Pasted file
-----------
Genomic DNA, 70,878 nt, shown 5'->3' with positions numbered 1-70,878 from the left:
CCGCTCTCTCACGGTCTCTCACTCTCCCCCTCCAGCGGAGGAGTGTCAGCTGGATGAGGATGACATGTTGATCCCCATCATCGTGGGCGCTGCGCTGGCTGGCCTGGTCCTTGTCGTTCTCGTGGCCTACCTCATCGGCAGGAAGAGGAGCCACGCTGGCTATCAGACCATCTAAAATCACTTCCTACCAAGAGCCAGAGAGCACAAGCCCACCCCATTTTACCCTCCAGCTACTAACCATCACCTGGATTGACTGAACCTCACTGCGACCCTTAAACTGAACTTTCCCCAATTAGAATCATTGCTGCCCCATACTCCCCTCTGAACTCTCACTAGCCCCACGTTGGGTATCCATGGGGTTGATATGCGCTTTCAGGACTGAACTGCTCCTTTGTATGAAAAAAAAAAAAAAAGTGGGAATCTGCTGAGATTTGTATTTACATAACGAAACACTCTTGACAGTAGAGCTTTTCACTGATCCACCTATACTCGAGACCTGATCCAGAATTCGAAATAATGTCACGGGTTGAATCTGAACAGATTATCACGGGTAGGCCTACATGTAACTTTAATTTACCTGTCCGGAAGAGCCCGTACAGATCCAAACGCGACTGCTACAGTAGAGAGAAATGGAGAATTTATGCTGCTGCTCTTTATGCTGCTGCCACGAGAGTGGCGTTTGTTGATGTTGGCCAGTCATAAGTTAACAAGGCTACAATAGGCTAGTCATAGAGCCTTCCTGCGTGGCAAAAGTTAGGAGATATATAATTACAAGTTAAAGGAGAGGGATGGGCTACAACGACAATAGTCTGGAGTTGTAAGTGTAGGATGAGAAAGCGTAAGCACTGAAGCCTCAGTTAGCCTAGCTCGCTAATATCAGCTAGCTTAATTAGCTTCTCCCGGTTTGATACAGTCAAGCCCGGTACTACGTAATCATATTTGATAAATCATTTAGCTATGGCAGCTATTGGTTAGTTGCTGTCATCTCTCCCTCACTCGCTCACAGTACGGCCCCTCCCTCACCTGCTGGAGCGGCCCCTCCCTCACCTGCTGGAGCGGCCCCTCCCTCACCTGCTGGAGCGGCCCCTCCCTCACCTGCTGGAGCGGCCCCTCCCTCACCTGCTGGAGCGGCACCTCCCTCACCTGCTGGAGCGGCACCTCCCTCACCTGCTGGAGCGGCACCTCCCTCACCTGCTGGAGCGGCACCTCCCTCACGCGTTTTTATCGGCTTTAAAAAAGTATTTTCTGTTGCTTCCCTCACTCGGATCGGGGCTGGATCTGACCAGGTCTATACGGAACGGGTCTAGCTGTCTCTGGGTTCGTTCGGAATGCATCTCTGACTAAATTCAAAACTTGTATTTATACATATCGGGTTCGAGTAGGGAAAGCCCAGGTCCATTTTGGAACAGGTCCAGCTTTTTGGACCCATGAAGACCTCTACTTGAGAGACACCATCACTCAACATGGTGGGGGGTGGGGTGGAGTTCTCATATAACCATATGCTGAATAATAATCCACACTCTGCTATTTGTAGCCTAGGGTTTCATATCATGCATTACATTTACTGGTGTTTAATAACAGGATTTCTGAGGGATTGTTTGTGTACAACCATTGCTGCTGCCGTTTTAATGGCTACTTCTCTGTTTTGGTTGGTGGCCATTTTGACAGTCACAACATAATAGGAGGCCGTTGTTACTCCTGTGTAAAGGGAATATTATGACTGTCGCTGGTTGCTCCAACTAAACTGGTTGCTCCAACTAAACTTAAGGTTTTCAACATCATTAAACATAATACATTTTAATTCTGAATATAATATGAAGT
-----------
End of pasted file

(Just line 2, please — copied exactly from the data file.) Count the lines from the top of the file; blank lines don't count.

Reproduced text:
CCGCTCTCTCACGGTCTCTCACTCTCCCCCTCCAGCGGAGGAGTGTCAGCTGGATGAGGATGACATGTTGATCCCCATCATCGTGGGCGCTGCGCTGGCTGGCCTGGTCCTTGTCGTTCTCGTGGCCTACCTCATCGGCAGGAAGAGGAGCCACGCTGGCTATCAGACCATCTAAAATCACTTCCTACCAAGAGCCAGAGAGCACAAGCCCACCCCATTTTACCCTCCAGCTACTAACCATCACCTGGATTGACTGAACCTCACTGCGACCCTTAAACTGAACTTTCCCCAATTAGAATCATTGCTGCCCCATACTCCCCTCTGAACTCTCACTAGCCCCACGTTGGGTATCCATGGGGTTGATATGCGCTTTCAGGACTGAACTGCTCCTTTGTATGAAAAAAAAAAAAAAAGTGGGAATCTGCTGAGATTTGTATTTACATAACGAAACACTCTTGACAGTAGAGCTTTTCACTGATCCACCTATACTCGAGACCTGATCCAGAATTCGAAATAATGTCACGGGTTGAATCTGAACAGATTATCACGGGTAGGCCTACATGTAACTTTAATTTACCTGTCCGGAAGAGCCCGTACAGATCCAAACGCGACTGCTACAGTAGAGAGAAATGGAGAATTTATGCTGCTGCTCTTTATGCTGCTGCCACGAGAGTGGCGTTTGTTGATGTTGGCCAGTCATAAGTTAACAAGGCTACAATAGGCTAGTCATAGAGCCTTCCTGCGTGGCAAAAGTTAGGAGATATATAATTACAAGTTAAAGGAGAGGGATGGGCTACAACGACAATAGTCTGGAGTTGTAAGTGTAGGATGAGAAAGCGTAAGCACTGAAGCCTCAGTTAGCCTAGCTCGCTAATATCAGCTAGCTTAATTAGCTTCTCCCGGTTTGATACAGTCAAGCCCGGTACTACGTAATCATATTTGATAAATCATTTAGCTATGGCAGCTATTGGTTAGTTGCTGTCATCTCTCCCTCACTCGCTCACAGTACGGCCCCTCCCTCACCTGCTGGAGCGGCCCCTCCCTCACCTGCTGGAGCGGCCCCTCCCTCACCTGCTGGAGCGGCCCCTCCCTCACCTGCTGGAGCGGCCCCTCCCTCACCTGCTGGAGCGGCACCTCCCTCACCTGCTGGAGCGGCACCTCCCTCACCTGCTGGAGCGGCACCTCCCTCACCTGCTGGAGCGGCACCTCCCTCACGCGTTTTTATCGGCTTTAAAAAAGTATTTTCTGTTGCTTCCCTCACTCGGATCGGGGCTGGATCTGACCAGGTCTATACGGAACGGGTCTAGCTGTCTCTGGGTTCGTTCGGAATGCATCTCTGACTAAATTCAAAACTTGTATTTATACATATCGGGTTCGAGTAGGGAAAGCCCAGGTCCATTTTGGAACAGGTCCAGCTTTTTGGACCCATGAAGACCTCTACTTGAGAGACACCATCACTCAACATGGTGGGGGGTGGGGTGGAGTTCTCATATAACCATATGCTGAATAATAATCCACACTCTGCTATTTGTAGCCTAGGGTTTCATATCATGCATTACATTTACTGGTGTTTAATAACAGGATTTCTGAGGGATTGTTTGTGTACAACCATTGCTGCTGCCGTTTTAATGGCTACTTCTCTGTTTTGGTTGGTGGCCATTTTGACAGTCACAACATAATAGGAGGCCGTTGTTACTCCTGTGTAAAGGGAATATTATGACTGTCGCTGGTTGCTCCAACTAAACTGGTTGCTCCAACTAAACTTAAGGTTTTCAACATCATTAAACATAATACATTTTAATTCTGAATATAATATGAAGT